Information Requested

For the purposes of this survey, assume that a high throughput phenotyping effort will go forward on all genes over a ten year period. The goal of the survey is to ascertain what area-specific information researchers would need from a primary phenotype screen to enhance research efforts and advance the field of study in their area of interest.

The NIH is requesting feedback and input on the following 5 areas:

1. What are the essential tests, analyses, and/or examinations, and under what conditions and environments (basal and/or challenge) would the utility of a mutant mouse line be revealed, convincing you to obtain that mouse line for further hypothesis-driven analysis in your research laboratory?

2. What phenotypes would motivate you to take mice and begin work on them in your own lab?

3. A fundamental question is the value of naïve and/or challenge models. Are there challenge models that would be more effective as a screen for your work than baseline phenotyping?

4. Should knockouts be selected for specific assays or should we test all lines in all assays? If the former, how would such selection be accomplished?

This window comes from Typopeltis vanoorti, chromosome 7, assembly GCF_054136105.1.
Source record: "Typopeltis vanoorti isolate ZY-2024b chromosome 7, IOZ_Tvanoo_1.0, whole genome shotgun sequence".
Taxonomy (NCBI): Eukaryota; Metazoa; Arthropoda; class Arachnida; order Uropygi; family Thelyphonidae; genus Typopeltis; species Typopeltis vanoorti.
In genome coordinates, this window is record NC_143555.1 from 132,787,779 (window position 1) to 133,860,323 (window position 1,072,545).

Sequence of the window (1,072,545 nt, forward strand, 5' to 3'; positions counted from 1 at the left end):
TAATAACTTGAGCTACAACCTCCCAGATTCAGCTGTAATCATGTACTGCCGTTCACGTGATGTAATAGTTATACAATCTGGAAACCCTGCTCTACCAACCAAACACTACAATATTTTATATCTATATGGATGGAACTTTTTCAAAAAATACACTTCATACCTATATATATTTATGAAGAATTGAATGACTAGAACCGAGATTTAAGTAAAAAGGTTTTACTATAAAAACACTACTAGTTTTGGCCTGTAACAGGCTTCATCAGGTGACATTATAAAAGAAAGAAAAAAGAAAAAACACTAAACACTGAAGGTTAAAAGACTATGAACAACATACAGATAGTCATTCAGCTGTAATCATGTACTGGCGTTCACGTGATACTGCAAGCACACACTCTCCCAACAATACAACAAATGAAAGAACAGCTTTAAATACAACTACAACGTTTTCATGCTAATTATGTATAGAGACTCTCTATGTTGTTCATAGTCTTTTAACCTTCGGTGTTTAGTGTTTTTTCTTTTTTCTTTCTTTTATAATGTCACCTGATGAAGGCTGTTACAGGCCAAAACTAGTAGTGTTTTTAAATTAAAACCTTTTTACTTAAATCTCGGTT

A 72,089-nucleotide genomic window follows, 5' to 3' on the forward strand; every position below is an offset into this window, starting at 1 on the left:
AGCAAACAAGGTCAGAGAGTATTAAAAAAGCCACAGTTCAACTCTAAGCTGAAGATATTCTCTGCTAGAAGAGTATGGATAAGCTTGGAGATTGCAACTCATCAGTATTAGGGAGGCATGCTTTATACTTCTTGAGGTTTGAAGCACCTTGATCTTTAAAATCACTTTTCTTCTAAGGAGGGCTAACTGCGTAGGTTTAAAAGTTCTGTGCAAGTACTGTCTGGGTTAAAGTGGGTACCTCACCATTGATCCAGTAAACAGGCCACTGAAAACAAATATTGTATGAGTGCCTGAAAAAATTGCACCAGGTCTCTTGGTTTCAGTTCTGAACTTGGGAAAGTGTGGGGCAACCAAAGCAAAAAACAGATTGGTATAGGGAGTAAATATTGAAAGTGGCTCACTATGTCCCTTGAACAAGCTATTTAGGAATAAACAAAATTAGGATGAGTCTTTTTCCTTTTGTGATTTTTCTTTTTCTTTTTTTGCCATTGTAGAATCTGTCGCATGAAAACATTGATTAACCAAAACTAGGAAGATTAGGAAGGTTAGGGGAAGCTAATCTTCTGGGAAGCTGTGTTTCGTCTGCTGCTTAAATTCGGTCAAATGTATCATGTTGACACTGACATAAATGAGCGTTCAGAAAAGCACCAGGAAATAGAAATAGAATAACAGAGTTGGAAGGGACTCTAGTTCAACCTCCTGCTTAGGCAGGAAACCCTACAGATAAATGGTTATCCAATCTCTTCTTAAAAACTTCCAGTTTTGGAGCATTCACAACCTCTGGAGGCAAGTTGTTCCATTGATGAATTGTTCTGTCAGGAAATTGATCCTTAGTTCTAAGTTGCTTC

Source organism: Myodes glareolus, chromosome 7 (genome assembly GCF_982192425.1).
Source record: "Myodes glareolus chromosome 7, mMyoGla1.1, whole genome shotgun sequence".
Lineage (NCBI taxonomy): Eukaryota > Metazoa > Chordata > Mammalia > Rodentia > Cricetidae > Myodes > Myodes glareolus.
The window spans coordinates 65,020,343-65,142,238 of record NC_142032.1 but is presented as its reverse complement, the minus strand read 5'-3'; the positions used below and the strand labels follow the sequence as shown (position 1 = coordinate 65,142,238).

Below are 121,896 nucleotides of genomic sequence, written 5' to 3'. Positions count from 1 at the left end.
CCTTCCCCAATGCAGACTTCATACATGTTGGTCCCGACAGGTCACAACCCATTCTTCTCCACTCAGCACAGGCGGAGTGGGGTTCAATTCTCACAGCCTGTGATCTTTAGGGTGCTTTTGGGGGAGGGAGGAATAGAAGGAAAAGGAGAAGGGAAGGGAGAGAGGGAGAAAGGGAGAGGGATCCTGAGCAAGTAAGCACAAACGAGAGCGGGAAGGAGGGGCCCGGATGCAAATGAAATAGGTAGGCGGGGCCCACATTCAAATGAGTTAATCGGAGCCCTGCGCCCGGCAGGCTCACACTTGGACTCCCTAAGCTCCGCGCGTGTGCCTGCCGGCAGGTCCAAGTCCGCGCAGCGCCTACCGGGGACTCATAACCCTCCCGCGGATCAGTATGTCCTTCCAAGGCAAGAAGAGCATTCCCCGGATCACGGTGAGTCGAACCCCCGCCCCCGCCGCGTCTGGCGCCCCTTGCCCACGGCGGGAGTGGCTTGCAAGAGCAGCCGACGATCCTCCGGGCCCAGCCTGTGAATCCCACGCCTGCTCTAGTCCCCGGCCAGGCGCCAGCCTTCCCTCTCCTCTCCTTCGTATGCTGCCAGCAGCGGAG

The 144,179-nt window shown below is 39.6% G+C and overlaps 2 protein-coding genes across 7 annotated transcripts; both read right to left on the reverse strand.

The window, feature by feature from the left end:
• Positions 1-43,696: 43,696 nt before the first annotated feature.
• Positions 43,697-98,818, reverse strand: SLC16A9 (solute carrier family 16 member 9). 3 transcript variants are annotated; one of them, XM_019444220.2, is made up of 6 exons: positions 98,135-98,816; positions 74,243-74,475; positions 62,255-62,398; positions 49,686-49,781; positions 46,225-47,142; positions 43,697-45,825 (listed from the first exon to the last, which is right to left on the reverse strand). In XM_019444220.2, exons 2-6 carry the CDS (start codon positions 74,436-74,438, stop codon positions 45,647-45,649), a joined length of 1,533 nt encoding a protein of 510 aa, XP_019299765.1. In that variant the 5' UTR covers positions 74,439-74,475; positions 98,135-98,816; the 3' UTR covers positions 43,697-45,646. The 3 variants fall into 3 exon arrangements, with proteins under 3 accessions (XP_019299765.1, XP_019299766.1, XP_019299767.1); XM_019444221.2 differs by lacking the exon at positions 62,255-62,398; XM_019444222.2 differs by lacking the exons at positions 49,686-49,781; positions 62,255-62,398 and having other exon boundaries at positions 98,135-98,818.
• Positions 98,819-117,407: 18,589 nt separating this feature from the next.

5. If you had financial support, would you be willing supervise a person to mine the data and identify mutant mouse lines that your lab would use for more sophisticated, in-depth analysis?

6. How would you value an NIH-subsidized program of standardized phenotypes in a high throughput manner, at a lower cost per gene and encompassing more fields than individual labs could perform? Would the availability of data (regardless of the outcome of the experiment) be of benefit to the larger community? Would this effort help individual PIs focus on custom phenotyping of fewer but very relevant genes? Approximately what range of costs does your lab invest in phenotyping, with or without challenges (please include all personnel and overhead cost, as well as mouse production)?

How to Submit a Response

Responses will be accepted through October 15, 2009. Responses by e-mail are strongly preferred. Please use the address fletcherc2@mail.nih.gov to submit a response. The submitted information will be assembled, analyzed, summarized, and presented at an October 2009 meeting of KOMP grant participants, scientific advisors, NIH program staff, and invited members of the research community.

Inquiries

Colin Fletcher, Ph.D.
Program Director
Knock Out Mouse Program (KOMP)
National Human Genome Research Institute National Institutes of Health
5635 Fishers Lane, Suite 4076, MSC 9305
Bethesda, Maryland, 20892-9305
Phone: (301) 496-7531
FAX:   (301) 480-2770
E-Mail: fletcherc2@mail.nih.gov